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J Clin Epidemiol. 2000 Nov;53(11):1119-29.

Publication and related bias in meta-analysis: power of statistical tests and prevalence in the literature.

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MRC Health Services Research Collaboration, Department of Social Medicine, University of Bristol, Canynge Hall, Whiteladies Road, Bristol BS8 2PR, UK.


Publication and selection biases in meta-analysis are more likely to affect small studies, which also tend to be of lower methodological quality. This may lead to "small-study effects," where the smaller studies in a meta-analysis show larger treatment effects. Small-study effects may also arise because of between-trial heterogeneity. Statistical tests for small-study effects have been proposed, but their validity has been questioned. A set of typical meta-analyses containing 5, 10, 20, and 30 trials was defined based on the characteristics of 78 published meta-analyses identified in a hand search of eight journals from 1993 to 1997. Simulations were performed to assess the power of a weighted regression method and a rank correlation test in the presence of no bias, moderate bias or severe bias. We based evidence of small-study effects on P < 0.1. The power to detect bias increased with increasing numbers of trials. The rank correlation test was less powerful than the regression method. For example, assuming a control group event rate of 20% and no treatment effect, moderate bias was detected with the regression test in 13.7%, 23.5%, 40.1% and 51.6% of meta-analyses with 5, 10, 20 and 30 trials. The corresponding figures for the correlation test were 8.5%, 14.7%, 20.4% and 26.0%, respectively. Severe bias was detected with the regression method in 23.5%, 56.1%, 88.3% and 95.9% of meta-analyses with 5, 10, 20 and 30 trials, as compared to 11.9%, 31.1%, 45.3% and 65.4% with the correlation test. Similar results were obtained in simulations incorporating moderate treatment effects. However the regression method gave false-positive rates which were too high in some situations (large treatment effects, or few events per trial, or all trials of similar sizes). Using the regression method, evidence of small-study effects was present in 21 (26.9%) of the 78 published meta-analyses. Tests for small-study effects should routinely be performed in meta-analysis. Their power is however limited, particularly for moderate amounts of bias or meta-analyses based on a small number of small studies. When evidence of small-study effects is found, careful consideration should be given to possible explanations for these in the reporting of the meta-analysis.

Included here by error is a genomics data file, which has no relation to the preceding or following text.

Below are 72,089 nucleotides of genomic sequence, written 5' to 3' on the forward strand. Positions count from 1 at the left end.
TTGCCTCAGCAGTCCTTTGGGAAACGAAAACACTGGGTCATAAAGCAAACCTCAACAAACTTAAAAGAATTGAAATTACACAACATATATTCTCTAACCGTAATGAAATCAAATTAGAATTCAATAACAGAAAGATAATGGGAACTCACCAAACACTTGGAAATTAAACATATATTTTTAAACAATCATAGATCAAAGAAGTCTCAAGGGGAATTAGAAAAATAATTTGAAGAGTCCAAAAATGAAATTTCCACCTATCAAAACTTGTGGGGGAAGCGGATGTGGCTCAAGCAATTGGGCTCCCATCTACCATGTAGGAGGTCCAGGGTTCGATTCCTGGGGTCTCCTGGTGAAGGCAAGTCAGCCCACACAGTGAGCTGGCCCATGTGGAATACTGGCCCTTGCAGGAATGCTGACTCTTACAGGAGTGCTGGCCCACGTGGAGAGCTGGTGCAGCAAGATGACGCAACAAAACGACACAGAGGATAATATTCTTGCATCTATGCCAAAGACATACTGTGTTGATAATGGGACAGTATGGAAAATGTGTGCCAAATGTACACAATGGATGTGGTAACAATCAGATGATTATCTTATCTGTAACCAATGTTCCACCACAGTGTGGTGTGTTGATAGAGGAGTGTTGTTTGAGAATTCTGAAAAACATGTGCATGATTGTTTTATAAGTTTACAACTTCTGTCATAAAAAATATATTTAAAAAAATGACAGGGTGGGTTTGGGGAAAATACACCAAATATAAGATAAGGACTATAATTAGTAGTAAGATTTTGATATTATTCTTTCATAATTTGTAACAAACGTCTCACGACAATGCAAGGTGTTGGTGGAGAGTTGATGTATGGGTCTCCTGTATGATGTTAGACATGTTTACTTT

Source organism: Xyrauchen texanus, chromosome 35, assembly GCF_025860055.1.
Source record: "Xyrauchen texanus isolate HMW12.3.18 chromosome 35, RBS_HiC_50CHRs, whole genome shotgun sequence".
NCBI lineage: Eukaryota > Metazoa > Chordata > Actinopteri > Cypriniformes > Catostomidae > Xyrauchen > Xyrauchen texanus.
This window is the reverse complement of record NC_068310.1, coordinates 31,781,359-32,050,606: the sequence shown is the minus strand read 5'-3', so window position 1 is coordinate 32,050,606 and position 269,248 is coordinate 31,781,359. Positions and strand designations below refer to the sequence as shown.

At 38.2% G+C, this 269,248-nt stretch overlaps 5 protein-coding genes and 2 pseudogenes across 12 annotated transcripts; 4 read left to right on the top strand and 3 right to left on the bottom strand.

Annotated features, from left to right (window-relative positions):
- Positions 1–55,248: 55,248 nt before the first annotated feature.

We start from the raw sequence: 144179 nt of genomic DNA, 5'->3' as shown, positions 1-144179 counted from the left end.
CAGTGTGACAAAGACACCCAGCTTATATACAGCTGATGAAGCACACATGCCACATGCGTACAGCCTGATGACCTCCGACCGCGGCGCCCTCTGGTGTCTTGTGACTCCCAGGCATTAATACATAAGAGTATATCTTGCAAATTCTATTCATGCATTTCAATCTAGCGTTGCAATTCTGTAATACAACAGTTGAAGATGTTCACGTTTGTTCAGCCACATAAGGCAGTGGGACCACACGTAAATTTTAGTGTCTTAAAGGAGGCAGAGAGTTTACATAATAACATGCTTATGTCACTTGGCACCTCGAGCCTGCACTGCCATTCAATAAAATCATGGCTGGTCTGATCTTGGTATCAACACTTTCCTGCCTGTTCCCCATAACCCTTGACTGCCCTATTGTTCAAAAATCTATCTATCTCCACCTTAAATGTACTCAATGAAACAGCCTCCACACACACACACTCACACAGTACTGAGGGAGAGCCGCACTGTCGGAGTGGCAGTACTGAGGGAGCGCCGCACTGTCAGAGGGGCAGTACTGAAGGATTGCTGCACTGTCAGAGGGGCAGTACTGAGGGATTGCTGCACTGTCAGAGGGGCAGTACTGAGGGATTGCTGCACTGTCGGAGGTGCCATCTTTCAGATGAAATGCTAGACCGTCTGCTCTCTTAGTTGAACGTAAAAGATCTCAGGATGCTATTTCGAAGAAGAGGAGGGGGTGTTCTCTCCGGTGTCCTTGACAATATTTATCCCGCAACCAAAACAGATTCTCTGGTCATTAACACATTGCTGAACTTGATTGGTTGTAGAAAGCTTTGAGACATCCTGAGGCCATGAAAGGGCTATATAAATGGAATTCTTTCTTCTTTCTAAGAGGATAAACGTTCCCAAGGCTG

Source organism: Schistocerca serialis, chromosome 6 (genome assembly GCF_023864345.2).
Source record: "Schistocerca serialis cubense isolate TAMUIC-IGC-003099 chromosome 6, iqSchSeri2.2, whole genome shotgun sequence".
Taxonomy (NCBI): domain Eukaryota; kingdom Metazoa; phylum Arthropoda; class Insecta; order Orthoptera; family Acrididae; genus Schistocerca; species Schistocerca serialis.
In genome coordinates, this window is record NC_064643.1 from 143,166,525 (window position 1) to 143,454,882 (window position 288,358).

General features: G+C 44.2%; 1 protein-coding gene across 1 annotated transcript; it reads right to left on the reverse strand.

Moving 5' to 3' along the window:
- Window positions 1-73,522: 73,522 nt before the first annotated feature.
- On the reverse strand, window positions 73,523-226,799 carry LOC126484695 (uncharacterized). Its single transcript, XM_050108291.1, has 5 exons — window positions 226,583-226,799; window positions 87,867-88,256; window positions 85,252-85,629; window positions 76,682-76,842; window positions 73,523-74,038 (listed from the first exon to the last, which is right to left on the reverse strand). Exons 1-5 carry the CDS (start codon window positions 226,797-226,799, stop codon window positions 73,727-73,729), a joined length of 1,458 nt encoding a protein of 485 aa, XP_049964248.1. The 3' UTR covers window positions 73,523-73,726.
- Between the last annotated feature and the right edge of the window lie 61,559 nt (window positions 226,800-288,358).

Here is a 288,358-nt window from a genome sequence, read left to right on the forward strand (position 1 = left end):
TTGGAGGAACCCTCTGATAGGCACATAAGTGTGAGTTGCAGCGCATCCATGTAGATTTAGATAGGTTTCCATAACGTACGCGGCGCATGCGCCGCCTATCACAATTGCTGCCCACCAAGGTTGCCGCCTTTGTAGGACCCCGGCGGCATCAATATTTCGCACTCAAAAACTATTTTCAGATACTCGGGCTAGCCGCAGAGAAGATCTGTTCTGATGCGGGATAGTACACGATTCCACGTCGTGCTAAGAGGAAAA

[Indexed for MEDLINE]

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